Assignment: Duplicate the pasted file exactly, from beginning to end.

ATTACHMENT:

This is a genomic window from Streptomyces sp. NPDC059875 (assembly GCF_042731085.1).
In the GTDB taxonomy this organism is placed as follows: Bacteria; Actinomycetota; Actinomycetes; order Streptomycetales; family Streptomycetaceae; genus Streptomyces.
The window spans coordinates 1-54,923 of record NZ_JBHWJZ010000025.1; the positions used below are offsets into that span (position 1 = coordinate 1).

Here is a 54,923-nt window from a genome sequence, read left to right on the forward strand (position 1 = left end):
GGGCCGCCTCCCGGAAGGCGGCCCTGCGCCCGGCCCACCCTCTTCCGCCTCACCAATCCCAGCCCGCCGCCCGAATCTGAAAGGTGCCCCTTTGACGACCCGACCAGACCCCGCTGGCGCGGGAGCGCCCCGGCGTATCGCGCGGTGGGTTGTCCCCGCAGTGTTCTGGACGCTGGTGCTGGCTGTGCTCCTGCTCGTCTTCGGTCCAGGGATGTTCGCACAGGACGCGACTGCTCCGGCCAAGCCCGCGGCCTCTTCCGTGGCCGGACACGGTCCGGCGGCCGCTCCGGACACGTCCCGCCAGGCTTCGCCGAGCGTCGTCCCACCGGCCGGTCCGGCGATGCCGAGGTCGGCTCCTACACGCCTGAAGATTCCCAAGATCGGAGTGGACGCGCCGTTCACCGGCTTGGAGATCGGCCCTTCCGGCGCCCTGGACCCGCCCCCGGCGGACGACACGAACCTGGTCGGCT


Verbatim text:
This is a genomic window from Streptomyces sp. NPDC059875 (assembly GCF_042731085.1).
In the GTDB taxonomy this organism is placed as follows: Bacteria; Actinomycetota; Actinomycetes; order Streptomycetales; family Streptomycetaceae; genus Streptomyces.
The window spans coordinates 1-54,923 of record NZ_JBHWJZ010000025.1; the positions used below are offsets into that span (position 1 = coordinate 1).

Here is a 54,923-nt window from a genome sequence, read left to right on the forward strand (position 1 = left end):
GGGCCGCCTCCCGGAAGGCGGCCCTGCGCCCGGCCCACCCTCTTCCGCCTCACCAATCCCAGCCCGCCGCCCGAATCTGAAAGGTGCCCCTTTGACGACCCGACCAGACCCCGCTGGCGCGGGAGCGCCCCGGCGTATCGCGCGGTGGGTTGTCCCCGCAGTGTTCTGGACGCTGGTGCTGGCTGTGCTCCTGCTCGTCTTCGGTCCAGGGATGTTCGCACAGGACGCGACTGCTCCGGCCAAGCCCGCGGCCTCTTCCGTGGCCGGACACGGTCCGGCGGCCGCTCCGGACACGTCCCGCCAGGCTTCGCCGAGCGTCGTCCCACCGGCCGGTCCGGCGATGCCGAGGTCGGCTCCTACACGCCTGAAGATTCCCAAGATCGGAGTGGACGCGCCGTTCACCGGCTTGGAGATCGGCCCTTCCGGCGCCCTGGACCCGCCCCCGGCGGACGACACGAACCTGGTCGGCT